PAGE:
Those Wacky Greeks

February 19, 2009

In the new TLS, Mary Beard reviews a new book on humor in ancient Greece, and the similarities between the humor of antiquity and its modern counterpart are striking.

An egg-head doctor was seeing a patient. ‘Doctor’, he said, ‘when I get up in the morning I feel dizzy for 20 minutes.’ ‘Get up 20 minutes later, then.’

How can a modern American read that and not think of jokes like “‘Doctor, Doctor, I need to lose 20 pounds of excess fat.’ ‘I’ll amputate your head'”?

Stephen Halliwell’s Greek Laughter, the subject of Beard’s review, is not really a translation, more an analysis of the intellectual, social, and political functions of humor in the ancient world (and sounds fascinating in its own right). But we nearly wrote about a recent translation of the book known as the Philogelos, an ancient collection of the Greek equivalent of knock-knock and walking-into-a-bar jokes, late last year and then let it get away from us, so I’m glad Beard has given us a new excuse to address the topic.

You can look at some of William Berg’s translation of the Philogelos online here (registration required for more than a few pages) for a goodly selection of jokes about eunuchs, slaves, and “student dunces,” a species we’ve encountered here at eXchanges. You can also see British comedian Jim Bowen don a polyester laurel wreath and bravely perform a number of jokes to a surprisingly receptive crowd. Beard mentions Bowen’s claim that Monty Python owes its Dead Parrot sketch to the Philogelos, but does this make anyone else think of their sketch about the Funniest Joke in the World?:

Halliwell mentions in passing a series of anecdotes that tell of famous characters from antiquity who laughed so much that they died. Zeuxis, the famous fourth-century Greek painter, is one. He collapsed, it is said, after looking at his own painting of an elderly woman.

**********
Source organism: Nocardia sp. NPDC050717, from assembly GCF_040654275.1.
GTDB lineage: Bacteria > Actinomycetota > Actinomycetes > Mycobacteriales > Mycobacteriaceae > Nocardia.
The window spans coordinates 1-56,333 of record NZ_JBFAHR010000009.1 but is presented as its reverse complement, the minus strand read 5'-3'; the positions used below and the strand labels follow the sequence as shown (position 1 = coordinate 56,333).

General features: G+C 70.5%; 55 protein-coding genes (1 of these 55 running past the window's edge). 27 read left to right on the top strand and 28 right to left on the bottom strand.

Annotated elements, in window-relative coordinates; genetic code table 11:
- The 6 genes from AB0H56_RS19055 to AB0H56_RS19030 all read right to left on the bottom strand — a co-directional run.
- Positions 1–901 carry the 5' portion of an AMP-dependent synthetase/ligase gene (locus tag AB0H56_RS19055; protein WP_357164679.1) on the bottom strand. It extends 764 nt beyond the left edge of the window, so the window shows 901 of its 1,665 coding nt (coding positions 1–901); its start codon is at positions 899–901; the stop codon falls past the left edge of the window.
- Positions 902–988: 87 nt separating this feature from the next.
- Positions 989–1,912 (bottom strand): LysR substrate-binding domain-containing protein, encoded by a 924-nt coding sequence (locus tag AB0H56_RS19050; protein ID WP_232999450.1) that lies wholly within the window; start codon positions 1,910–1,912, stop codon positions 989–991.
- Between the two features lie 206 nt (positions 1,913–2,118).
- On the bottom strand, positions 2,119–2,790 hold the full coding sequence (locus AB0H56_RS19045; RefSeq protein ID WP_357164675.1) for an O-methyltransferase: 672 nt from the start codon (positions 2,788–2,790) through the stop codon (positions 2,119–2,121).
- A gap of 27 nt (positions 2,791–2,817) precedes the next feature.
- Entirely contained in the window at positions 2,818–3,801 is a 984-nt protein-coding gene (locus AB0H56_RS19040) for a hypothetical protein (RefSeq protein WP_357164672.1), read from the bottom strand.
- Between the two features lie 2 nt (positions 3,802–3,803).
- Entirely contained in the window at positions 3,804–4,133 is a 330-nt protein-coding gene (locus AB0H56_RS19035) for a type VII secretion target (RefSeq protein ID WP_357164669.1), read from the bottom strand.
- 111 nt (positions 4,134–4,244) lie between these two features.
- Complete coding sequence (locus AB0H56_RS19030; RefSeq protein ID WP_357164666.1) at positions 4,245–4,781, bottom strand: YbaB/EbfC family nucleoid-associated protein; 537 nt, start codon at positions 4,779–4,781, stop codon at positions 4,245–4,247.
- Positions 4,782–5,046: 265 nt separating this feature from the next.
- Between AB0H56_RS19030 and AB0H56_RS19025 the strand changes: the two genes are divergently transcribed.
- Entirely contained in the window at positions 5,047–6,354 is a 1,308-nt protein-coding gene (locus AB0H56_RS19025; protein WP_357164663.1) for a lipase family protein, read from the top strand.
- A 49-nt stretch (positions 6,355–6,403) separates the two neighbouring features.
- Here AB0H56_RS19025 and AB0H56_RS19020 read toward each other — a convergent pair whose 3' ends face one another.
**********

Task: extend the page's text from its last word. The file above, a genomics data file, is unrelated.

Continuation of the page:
Beard also describes some of the elements contributing to the humor’s success in the modern world:

Why do they seem so modern? In the case of Jim Bowen’s performance, careful translation and selection has something to do with it (I doubt that contemporary audiences would split their sides at the one about the crucified athlete who looked as if he was flying instead of running). There is also very little background knowledge required to see the point of these stories, in contrast to the precisely topical references that underlie so many Punch cartoons. Not to mention the fact that some of Bowen’s audience are no doubt laughing at the sheer incongruity of listening to a modern comic telling 2,000-year-old gags, good or bad.

So we’re not exactly dealing with the most sophisticated brand of humor here. (I’ve also always wondered if studies would show that people at comedy clubs laugh more, thanks to laughter’s social function, than the jokes always merit, even according to their own judgment.)  Still, it gives some hope that translation might be able to grapple with humor more complex than a fart joke. With some of the obvious cultural caveats firmly in place, of course — and Beard describes some of the Greek comedy we find utterly incomprehensible today, despite Greece’s legacy in our own culture that makes so much of the rest of their humor seem so familiar — it still seems that humor is unexpectedly resilient.



One Response to “Those Wacky Greeks”

  1. newman Says:

    good post,


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